Eleven studies reported the per cent of patients who received an LVEF assessment. All three clinical pathway studies, including an RCT, reported significant improvements in this outcome.46 47 49 Of the two studies evaluating institutional financial incentives,53 54 only one reported significant improvements.53 Only one of three studies34 57 58 evaluating multifaceted interventions that included audit and feedback as well as reminders reported significant increases in LVEF assessment.34 Education,32 reminders27 and changes in medical records systems38 did not significantly increase LVEF assessment
Only two studies measured the per cent of indicated patients who received an ICD/CRT referral. These studies evaluated a reminder intervention,30 and a multifaceted intervention combining reminders, clinical pathways, education, and audit and feedback,55 respectively, with significant improvements reported in each case.
Evidence from RCTs
Very few RCTs were available for most intervention types; none were available for medical records system changes or financial incentives. Five RCTs evaluated the effect of clinical multidisciplinary teams on overall prescription rates26 39 40 44 and target dose prescriptions.26 39 41 44 Among these, two of four reported significant improvement in overall prescription rates,26 44 and three of four reported significant improvements in target dose prescriptions.26 39 44 Two RCTs evaluated audit and feedback interventions,22 23 with no significant improvements in the reported outcomes. An RCT evaluating education31 reported significant improvements for all outcomes measured, while an RCT assessing reminders26 reported no significant improvements. The RCT evaluating a clinical pathway46 significantly increased patient self-care education,46 and the RCT assessing a multifaceted intervention significantly increased the prescription of some target dose medications.33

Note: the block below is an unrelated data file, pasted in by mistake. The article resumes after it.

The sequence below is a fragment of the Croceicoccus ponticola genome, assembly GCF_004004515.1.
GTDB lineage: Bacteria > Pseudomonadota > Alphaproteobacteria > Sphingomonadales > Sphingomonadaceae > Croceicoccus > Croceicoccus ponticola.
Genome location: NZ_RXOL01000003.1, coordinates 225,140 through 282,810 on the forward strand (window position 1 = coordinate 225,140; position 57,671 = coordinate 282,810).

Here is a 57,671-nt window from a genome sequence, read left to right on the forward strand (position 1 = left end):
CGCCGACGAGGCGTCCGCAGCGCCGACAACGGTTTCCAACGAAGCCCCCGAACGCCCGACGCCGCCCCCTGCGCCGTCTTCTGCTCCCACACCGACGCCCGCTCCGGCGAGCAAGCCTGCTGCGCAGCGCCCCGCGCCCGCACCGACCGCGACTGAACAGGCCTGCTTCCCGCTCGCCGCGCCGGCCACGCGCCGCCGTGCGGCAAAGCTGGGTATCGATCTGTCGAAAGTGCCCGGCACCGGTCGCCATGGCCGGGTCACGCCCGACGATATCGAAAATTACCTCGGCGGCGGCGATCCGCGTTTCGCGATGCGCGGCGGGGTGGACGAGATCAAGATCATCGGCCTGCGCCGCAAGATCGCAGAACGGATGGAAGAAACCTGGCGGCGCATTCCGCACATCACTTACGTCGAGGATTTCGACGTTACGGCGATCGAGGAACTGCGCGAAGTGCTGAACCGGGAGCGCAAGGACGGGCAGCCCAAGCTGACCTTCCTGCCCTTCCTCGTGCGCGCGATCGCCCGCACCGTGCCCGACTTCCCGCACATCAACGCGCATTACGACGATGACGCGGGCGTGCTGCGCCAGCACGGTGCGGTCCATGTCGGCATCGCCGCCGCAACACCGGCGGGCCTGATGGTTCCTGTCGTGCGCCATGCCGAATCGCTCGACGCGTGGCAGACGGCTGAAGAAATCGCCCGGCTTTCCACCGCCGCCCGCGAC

While five of the six studies reporting all-cause mortality successfully improved process outcomes, only two reported a significant decrease in mortality: an RCT evaluating a clinical pathway46 and a before-after study assessing a multifaceted transitional care intervention.58
While all six studies reporting all-cause hospitalisation or readmission rates improved process outcomes,32 39 42 46–48 significant improvements in the clinical outcomes were only reported in two: a multidisciplinary team study42 and a clinical pathway study.48 Both studies used a before-after design with medium risk of bias. There was no improvement in two studies assessing clinical pathways,46 47 one assessing multidisciplinary interventions,39 and one assessing an educational intervention.32
While three of four studies reporting HF-related hospitalisations or readmissions14 34 improved process outcomes, none reported significant improvements in the HF-related clinical outcomes.
Process of implementation
Six studies reported provision of preliminary training, education and resources to introduce clinicians to the implementation intervention and encourage utilisation; in each case, interventions were effective in improving at least one process outcome (table 3).23 27 40 47 48 Nine studies assessed barriers to guideline implementation at baseline and adapted the interventions accordingly.18 30 33 37 42 46 51 57 This was associated with implementation success for all interventions, with the exception of audit and feedback.46 Seven studies used an iterative process, where the programme was regularly updated on the basis of institutional requirements and user feedback.28 34 36 40 51 56 59 An iterative intervention development process was associated with implementation success across the range of interventions in which it was reported.
Online supplementary appendix 4 presents the contextual factors influencing implementation interventions among the included studies.
Supplementary file 4
Five interventions that improved at least one process outcome reported leadership support from either the department or hospital level.28 34 41 56 57
In nine US studies,28–30 36–38 42 56 59 there were pre-existing initiatives by the Centers for Medicare and Medicaid Services or The Joint Commission, including financial reimbursements or accreditation on the basis of HF readmission rates, and public reporting of quality of care data. These contextual factors encouraged organisations to implement interventions to improve guideline adherence. This is in contrast to the lack of success observed when financial interventions were used as the implementation intervention itself.
In this systematic review, we assessed the effectiveness of implementation interventions aimed at improving physician adherence to class I HF guideline recommendations. We synthesised our findings narratively as the variation in study design, intervention and outcomes across studies precluded meta-analysis.